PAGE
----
Viewing Sheet

watch the movie:The House We Live in – Race: The Power of an Illusion

answer each question

1. Who was allowed to become a naturalized citizen before 1954 and who wasn’t? What rights and privileges do citizens have that non-citizens don’t have? What were the consequences for those denied citizenship?





2. How did European “ethnics” become white? What changes made this possible?





3. How did federal housing policies institutionalize segregation and wealth disparities?





4. Why do property values go down when a neighborhood changes from white to nonwhite? Who plays a role in this?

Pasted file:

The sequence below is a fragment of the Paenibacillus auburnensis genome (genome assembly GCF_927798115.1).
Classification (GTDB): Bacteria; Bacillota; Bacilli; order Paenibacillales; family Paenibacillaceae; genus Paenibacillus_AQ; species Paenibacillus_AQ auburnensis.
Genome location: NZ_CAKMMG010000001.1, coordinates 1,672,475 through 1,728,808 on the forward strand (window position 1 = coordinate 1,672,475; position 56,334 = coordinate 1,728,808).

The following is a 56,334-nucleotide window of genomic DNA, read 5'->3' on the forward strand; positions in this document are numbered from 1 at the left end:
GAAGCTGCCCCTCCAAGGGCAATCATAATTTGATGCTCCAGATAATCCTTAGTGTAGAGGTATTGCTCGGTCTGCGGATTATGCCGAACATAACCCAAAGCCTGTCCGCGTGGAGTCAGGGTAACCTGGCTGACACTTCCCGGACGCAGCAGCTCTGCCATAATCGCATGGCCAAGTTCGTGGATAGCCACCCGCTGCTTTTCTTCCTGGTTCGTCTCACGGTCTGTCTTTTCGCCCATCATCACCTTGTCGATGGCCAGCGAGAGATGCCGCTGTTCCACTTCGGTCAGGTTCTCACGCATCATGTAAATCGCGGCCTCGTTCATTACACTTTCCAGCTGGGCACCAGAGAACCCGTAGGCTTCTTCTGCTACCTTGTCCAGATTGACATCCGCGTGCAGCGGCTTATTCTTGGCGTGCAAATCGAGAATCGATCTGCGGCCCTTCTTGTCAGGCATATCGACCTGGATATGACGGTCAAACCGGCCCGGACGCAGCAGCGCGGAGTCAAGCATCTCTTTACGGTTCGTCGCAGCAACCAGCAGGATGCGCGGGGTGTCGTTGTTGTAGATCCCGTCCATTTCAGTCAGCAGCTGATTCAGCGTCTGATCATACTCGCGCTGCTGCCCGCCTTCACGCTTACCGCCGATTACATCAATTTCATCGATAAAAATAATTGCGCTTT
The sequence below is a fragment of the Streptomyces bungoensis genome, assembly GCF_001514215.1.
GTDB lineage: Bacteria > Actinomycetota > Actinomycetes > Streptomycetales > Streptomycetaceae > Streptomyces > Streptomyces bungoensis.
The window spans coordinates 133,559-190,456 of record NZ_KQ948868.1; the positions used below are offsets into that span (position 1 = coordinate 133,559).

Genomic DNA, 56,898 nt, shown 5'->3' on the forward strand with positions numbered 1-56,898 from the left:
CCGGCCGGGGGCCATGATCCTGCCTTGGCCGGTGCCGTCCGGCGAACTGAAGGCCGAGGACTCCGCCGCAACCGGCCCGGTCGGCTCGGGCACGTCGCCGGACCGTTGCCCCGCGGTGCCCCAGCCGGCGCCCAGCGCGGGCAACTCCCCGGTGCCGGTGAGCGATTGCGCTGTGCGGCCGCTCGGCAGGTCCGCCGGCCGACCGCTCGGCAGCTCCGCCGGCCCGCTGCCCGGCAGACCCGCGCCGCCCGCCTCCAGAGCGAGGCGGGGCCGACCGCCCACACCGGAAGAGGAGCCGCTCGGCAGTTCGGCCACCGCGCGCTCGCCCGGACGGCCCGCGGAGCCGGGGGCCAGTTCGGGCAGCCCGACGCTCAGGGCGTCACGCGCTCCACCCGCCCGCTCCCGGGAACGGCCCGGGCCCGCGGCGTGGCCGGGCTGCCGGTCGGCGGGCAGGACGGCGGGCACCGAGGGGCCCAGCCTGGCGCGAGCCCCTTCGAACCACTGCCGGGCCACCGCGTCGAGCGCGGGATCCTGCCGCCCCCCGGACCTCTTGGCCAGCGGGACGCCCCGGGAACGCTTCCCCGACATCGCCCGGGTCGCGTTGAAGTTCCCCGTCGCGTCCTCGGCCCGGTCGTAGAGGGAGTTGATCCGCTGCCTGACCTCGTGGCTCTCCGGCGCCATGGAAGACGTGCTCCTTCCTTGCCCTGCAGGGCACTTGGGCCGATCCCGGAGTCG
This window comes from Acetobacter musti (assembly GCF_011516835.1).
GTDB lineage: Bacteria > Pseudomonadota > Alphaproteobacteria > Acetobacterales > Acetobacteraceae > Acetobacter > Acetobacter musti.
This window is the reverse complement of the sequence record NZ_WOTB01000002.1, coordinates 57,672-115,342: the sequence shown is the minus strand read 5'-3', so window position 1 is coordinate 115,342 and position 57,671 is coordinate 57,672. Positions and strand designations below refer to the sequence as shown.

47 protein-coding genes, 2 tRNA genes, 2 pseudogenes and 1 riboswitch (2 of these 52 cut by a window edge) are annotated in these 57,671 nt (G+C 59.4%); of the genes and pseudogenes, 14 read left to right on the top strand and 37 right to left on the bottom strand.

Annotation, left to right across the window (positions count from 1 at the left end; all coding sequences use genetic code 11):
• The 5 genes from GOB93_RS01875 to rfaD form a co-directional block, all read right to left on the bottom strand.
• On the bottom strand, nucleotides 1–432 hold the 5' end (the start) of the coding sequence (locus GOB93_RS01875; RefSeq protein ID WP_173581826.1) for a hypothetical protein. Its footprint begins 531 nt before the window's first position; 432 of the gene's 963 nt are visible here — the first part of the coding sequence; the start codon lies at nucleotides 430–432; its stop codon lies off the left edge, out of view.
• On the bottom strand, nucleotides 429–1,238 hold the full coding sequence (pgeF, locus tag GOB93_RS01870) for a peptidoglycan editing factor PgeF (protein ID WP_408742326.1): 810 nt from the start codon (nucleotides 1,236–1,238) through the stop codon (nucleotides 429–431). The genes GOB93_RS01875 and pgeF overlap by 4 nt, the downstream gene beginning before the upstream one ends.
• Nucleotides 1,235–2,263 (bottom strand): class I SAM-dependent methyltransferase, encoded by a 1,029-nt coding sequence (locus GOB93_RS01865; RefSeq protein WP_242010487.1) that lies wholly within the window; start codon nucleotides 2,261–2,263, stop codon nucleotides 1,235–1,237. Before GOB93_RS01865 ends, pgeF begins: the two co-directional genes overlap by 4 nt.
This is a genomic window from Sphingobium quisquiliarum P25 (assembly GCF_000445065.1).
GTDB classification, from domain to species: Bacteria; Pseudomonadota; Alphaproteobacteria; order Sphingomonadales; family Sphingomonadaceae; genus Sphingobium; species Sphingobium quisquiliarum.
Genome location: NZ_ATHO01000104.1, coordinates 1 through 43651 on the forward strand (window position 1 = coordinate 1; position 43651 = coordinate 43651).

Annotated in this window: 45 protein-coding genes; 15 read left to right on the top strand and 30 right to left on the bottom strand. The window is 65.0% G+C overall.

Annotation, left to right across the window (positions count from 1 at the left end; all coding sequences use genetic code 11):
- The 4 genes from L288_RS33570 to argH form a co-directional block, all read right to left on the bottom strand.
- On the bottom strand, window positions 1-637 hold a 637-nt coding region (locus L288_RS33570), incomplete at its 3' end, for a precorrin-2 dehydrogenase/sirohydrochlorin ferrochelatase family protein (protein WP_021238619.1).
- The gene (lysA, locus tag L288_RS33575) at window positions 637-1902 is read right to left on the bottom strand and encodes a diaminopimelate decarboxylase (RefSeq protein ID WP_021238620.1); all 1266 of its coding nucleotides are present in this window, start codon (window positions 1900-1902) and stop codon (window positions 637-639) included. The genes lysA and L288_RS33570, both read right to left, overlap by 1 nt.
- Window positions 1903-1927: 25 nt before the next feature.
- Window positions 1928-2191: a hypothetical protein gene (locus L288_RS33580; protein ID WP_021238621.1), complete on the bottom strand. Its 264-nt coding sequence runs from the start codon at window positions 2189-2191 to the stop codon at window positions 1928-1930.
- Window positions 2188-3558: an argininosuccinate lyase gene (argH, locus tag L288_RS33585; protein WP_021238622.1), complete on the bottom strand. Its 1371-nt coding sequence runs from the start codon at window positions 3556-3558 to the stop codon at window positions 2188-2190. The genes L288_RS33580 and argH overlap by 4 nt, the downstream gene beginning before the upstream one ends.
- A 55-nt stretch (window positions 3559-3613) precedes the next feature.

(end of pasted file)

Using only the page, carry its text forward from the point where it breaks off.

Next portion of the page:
5. What happens to measures of racial disparities in places like education and welfare
rates when groups of similar income AND wealth are compared?






Discussion Questions

In the early part of this century, Asian immigrants were not eligible for citizenship, no matter how long they lived in the U.S. What is the legacy of those laws in terms of how
Asian Americans are viewed today? What role does race play in current U.S. policy on immigration and granting of citizenship? How is our idea of citizenship still tied to race?








Commenting on the idea that the U.S. is a melting pot, sociologist Eduardo Bonilla-Silva says, “That melting pot never included people of color. Blacks, Chinese, Puerto Ricans, etc. could not melt into the pot.” Think about the phrase “melting pot”—what does it imply? If this does not appropriately describe the U.S., what metaphor would you use to describe the U.S.?

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